Christmas came in May for Amazon Prime subscribers, who were informed the platform’s tens of millions of items would be available for free same-day delivery and two-day shipping.
“Prime Free One-Day is possible because we’ve been building our network for over 20 years,” reads a company statement. “This allows Amazon to work smarter based on decades of process improvement and innovation, and to deliver orders faster and more efficiently.”
Customers reap the benefits as Rakuten Intelligence research shows that over the past two years, the time from purchase to delivery has been slashed from 5.2 days to 4.3 days on average. And yet, Amazon is faster still, at 3.2 days.
Other retailers took the Amazon news like a lump of coal, with Walmart scrambling to unveil free one-day shipping without a membership fee. Target already had such a program for card-carrying loyalty shoppers. FedEx revealed it was parting ways with Amazon for “strategic reasons.”
Meanwhile, industry watchers caution about the hidden baggage that comes with rapidly delivered packages.
Competition is Fierce
Despite the cheery one-day news, Amazon still faces competition from Walmart, which boasts more than 4,700 store locations and an extensive network of warehouses from which it can deliver packages. Another worthy contender is XPO Logistics, which is among the largest third-party logistics providers with 90 facilities across the country.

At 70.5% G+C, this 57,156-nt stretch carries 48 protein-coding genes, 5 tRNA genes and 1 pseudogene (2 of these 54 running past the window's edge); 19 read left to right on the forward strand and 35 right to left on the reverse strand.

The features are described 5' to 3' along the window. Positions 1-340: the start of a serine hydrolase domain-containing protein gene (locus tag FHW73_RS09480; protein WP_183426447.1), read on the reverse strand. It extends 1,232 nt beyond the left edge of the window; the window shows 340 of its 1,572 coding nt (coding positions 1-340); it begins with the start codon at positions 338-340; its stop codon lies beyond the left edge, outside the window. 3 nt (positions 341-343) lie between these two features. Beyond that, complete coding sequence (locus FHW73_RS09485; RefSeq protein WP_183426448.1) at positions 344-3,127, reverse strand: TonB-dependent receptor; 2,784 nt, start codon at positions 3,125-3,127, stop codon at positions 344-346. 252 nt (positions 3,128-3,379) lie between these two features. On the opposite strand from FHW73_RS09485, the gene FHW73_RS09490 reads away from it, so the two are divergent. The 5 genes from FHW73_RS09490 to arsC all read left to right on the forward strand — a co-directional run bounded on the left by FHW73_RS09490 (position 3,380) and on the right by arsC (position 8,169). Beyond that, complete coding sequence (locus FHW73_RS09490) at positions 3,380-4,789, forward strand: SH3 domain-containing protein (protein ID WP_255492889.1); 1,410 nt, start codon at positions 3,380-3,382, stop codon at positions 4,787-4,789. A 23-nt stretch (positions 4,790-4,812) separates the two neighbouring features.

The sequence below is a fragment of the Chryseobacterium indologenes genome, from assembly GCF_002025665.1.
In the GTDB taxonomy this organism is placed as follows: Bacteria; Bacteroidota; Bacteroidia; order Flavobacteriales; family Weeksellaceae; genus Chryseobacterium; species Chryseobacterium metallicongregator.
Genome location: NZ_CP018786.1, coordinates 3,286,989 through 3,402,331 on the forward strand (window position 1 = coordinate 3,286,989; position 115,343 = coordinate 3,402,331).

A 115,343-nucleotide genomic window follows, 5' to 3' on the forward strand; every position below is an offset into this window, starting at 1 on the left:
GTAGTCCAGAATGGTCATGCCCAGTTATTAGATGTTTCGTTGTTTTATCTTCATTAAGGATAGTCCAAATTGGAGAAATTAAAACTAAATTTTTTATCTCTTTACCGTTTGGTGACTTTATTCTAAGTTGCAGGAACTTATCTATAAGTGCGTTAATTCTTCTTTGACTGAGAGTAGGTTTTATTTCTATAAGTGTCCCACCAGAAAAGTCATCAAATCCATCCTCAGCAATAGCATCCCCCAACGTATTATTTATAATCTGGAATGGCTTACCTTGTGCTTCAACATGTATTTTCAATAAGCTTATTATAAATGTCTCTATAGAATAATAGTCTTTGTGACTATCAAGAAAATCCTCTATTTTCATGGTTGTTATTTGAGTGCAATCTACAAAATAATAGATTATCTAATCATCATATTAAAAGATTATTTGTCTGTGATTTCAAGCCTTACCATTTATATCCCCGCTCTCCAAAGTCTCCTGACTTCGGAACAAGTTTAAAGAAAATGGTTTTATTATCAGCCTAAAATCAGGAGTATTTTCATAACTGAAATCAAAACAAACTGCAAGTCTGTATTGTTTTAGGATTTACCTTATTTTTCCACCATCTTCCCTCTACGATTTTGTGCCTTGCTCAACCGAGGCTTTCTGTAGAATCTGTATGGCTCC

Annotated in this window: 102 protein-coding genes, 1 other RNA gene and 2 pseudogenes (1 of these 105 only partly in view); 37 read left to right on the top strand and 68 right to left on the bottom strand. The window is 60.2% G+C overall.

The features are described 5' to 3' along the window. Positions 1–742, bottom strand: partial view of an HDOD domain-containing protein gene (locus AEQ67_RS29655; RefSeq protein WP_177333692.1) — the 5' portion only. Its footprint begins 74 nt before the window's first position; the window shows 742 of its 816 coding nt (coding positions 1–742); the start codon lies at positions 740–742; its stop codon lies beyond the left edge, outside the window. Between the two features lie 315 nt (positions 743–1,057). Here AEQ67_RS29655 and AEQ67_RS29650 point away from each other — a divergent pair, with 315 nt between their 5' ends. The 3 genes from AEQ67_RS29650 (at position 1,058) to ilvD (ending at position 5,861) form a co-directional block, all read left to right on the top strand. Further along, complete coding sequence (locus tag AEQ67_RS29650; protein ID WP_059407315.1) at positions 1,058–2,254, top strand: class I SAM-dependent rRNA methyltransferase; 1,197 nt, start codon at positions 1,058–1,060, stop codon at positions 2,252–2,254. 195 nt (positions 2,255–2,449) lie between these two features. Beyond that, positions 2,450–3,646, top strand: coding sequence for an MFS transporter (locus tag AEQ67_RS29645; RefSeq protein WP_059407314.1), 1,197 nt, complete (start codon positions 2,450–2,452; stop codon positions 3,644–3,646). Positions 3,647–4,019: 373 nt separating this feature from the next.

During his December earnings call, FedEx CEO and founder Fred Smith said his company views Amazon “as a wonderful company and service and they’re a good customer of ours. We don’t see them as a peer competitor at this point in time.”
Mere months later, FedEx severed ties with Amazon and partnered with Dollar General on package delivery services, with expectations to offer the service in more than 1,500 stores by late in the summer, building to over 8,000 stores by 2020.
“We believe this move is an attempt to increase delivery density in lower population areas,” states the Morgan Stanley Research on the move. “… The Dollar General partnership follows a series of headlines including FDX’s AMZN customer loss, move to seven-day ground delivery, and incentive compensation modification ahead of their June 25th fourth quarter earnings release.
So much for not seeing Amazon as competition. FedEx’s annual report, which was released on July 16, mentioned Amazon six times and included this context: “We face intense competition.”
“[I]f customers, such as Amazon.com, further develop or expand internal capabilities for the services we provide, it will reduce our revenue and could negatively impact our financial condition and results of operations,” the FedEx report states. “News regarding such developments or expansions could also negatively impact the price of our common stock.”
And how is this for sounding completely opposite to what Smith had said just seven months prior? “[S]ome high volume package shippers, such as Amazon.com, are developing and implementing in-house delivery capabilities and utilizing independent contractors for deliveries, and may be considered competitors.”
Look! Up in the Sky!!
“Amazon.com is investing significant capital to establish a network of hubs, aircraft and vehicles,” the FedEx annual report notes.